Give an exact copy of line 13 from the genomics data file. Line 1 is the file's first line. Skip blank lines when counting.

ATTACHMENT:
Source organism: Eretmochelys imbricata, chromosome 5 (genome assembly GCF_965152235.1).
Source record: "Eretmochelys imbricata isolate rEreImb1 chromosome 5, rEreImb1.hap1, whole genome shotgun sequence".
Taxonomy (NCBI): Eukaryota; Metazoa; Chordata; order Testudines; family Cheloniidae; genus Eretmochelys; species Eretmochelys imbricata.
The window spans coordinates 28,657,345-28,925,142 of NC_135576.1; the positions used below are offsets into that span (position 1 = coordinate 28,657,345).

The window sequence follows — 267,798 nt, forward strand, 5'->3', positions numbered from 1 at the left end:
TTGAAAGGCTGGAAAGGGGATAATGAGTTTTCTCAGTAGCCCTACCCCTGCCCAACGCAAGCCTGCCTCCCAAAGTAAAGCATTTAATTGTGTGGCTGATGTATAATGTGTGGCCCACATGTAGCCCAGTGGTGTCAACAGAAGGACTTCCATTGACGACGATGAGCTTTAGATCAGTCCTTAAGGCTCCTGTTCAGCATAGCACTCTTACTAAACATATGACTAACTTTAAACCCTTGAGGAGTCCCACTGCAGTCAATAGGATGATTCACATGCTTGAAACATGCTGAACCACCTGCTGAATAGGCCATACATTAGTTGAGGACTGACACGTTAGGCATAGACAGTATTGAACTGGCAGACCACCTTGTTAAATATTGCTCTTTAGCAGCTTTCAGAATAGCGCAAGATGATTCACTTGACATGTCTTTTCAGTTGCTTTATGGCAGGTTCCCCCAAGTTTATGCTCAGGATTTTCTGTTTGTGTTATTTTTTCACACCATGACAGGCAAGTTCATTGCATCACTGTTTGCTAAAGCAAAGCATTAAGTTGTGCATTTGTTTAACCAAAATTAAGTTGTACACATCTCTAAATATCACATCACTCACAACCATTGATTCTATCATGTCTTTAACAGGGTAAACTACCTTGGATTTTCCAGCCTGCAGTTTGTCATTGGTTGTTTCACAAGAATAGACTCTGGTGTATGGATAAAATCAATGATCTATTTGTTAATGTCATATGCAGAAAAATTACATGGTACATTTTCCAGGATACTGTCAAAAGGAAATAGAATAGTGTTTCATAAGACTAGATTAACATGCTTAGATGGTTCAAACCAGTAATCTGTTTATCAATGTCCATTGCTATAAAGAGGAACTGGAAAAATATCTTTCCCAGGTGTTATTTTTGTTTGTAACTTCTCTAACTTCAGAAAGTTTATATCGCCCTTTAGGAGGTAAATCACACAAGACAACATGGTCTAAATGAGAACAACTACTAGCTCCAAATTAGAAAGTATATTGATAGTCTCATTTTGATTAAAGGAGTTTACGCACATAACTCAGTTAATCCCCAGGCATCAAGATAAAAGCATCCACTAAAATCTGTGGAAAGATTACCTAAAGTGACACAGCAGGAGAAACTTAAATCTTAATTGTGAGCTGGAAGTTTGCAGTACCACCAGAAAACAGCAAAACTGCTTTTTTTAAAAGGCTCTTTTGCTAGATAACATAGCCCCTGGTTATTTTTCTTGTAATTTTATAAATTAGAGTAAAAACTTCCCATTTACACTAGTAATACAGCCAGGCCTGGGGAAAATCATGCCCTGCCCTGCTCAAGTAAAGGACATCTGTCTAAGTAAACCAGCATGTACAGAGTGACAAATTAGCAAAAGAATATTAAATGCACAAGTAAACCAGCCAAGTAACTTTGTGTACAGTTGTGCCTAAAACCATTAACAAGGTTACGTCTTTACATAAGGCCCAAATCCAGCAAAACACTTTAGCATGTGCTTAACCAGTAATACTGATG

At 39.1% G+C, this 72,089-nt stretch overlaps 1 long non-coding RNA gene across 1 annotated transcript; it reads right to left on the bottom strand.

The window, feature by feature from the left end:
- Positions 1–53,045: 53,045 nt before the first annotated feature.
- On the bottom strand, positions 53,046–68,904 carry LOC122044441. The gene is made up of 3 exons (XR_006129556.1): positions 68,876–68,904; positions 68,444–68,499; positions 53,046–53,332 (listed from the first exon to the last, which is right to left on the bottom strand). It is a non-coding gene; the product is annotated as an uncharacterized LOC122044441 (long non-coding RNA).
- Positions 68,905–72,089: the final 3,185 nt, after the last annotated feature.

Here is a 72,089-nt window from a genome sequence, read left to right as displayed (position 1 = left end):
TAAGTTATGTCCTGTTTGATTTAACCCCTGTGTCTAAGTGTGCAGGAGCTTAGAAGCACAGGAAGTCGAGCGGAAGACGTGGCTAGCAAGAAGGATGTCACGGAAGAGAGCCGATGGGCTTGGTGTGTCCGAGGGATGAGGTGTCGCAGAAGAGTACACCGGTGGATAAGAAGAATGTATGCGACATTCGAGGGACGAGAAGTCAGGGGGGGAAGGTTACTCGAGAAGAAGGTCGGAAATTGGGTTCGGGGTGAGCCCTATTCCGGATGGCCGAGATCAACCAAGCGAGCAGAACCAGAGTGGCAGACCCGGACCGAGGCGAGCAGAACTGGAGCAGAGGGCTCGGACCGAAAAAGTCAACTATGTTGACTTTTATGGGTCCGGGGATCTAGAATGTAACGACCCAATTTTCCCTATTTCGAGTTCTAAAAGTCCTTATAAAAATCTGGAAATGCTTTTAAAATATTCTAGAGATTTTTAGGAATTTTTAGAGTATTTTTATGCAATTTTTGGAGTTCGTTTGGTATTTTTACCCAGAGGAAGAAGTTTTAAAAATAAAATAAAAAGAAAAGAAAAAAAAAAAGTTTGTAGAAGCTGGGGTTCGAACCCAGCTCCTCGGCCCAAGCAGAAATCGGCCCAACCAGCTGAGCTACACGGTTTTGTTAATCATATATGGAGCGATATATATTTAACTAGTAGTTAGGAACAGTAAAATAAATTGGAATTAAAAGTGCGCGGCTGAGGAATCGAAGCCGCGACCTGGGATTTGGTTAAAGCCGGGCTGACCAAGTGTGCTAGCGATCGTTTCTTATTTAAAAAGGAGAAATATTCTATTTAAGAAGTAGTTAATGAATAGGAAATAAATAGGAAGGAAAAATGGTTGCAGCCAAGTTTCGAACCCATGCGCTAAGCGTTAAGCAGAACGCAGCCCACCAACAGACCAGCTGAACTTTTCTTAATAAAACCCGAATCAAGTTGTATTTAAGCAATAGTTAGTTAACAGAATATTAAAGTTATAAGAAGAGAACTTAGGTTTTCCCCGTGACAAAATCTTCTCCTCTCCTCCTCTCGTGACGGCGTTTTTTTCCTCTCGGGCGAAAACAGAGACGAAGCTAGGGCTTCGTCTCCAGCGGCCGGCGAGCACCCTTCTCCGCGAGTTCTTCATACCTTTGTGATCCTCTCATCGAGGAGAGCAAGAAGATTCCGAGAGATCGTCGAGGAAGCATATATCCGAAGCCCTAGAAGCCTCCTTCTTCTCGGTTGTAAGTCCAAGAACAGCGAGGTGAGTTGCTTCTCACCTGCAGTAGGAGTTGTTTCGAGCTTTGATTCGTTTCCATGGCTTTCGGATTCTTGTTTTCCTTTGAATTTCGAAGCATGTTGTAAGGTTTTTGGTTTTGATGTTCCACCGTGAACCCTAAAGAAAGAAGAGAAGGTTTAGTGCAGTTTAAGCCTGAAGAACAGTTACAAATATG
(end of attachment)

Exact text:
TAAGTTATGTCCTGTTTGATTTAACCCCTGTGTCTAAGTGTGCAGGAGCTTAGAAGCACAGGAAGTCGAGCGGAAGACGTGGCTAGCAAGAAGGATGTCACGGAAGAGAGCCGATGGGCTTGGTGTGTCCGAGGGATGAGGTGTCGCAGAAGAGTACACCGGTGGATAAGAAGAATGTATGCGACATTCGAGGGACGAGAAGTCAGGGGGGGAAGGTTACTCGAGAAGAAGGTCGGAAATTGGGTTCGGGGTGAGCCCTATTCCGGATGGCCGAGATCAACCAAGCGAGCAGAACCAGAGTGGCAGACCCGGACCGAGGCGAGCAGAACTGGAGCAGAGGGCTCGGACCGAAAAAGTCAACTATGTTGACTTTTATGGGTCCGGGGATCTAGAATGTAACGACCCAATTTTCCCTATTTCGAGTTCTAAAAGTCCTTATAAAAATCTGGAAATGCTTTTAAAATATTCTAGAGATTTTTAGGAATTTTTAGAGTATTTTTATGCAATTTTTGGAGTTCGTTTGGTATTTTTACCCAGAGGAAGAAGTTTTAAAAATAAAATAAAAAGAAAAGAAAAAAAAAAAGTTTGTAGAAGCTGGGGTTCGAACCCAGCTCCTCGGCCCAAGCAGAAATCGGCCCAACCAGCTGAGCTACACGGTTTTGTTAATCATATATGGAGCGATATATATTTAACTAGTAGTTAGGAACAGTAAAATAAATTGGAATTAAAAGTGCGCGGCTGAGGAATCGAAGCCGCGACCTGGGATTTGGTTAAAGCCGGGCTGACCAAGTGTGCTAGCGATCGTTTCTTATTTAAAAAGGAGAAATATTCTATTTAAGAAGTAGTTAATGAATAGGAAATAAATAGGAAGGAAAAATGGTTGCAGCCAAGTTTCGAACCCATGCGCTAAGCGTTAAGCAGAACGCAGCCCACCAACAGACCAGCTGAACTTTTCTTAATAAAACCCGAATCAAGTTGTATTTAAGCAATAGTTAGTTAACAGAATATTAAAGTTATAAGAAGAGAACTTAGGTTTTCCCCGTGACAAAATCTTCTCCTCTCCTCCTCTCGTGACGGCGTTTTTTTCCTCTCGGGCGAAAACAGAGACGAAGCTAGGGCTTCGTCTCCAGCGGCCGGCGAGCACCCTTCTCCGCGAGTTCTTCATACCTTTGTGATCCTCTCATCGAGGAGAGCAAGAAGATTCCGAGAGATCGTCGAGGAAGCATATATCCGAAGCCCTAGAAGCCTCCTTCTTCTCGGTTGTAAGTCCAAGAACAGCGAGGTGAGTTGCTTCTCACCTGCAGTAGGAGTTGTTTCGAGCTTTGATTCGTTTCCATGGCTTTCGGATTCTTGTTTTCCTTTGAATTTCGAAGCATGTTGTAAGGTTTTTGGTTTTGATGTTCCACCGTGAACCCTAAAGAAAGAAGAGAAGGTTTAGTGCAGTTTAAGCCTGAAGAACAGTTACAAATATG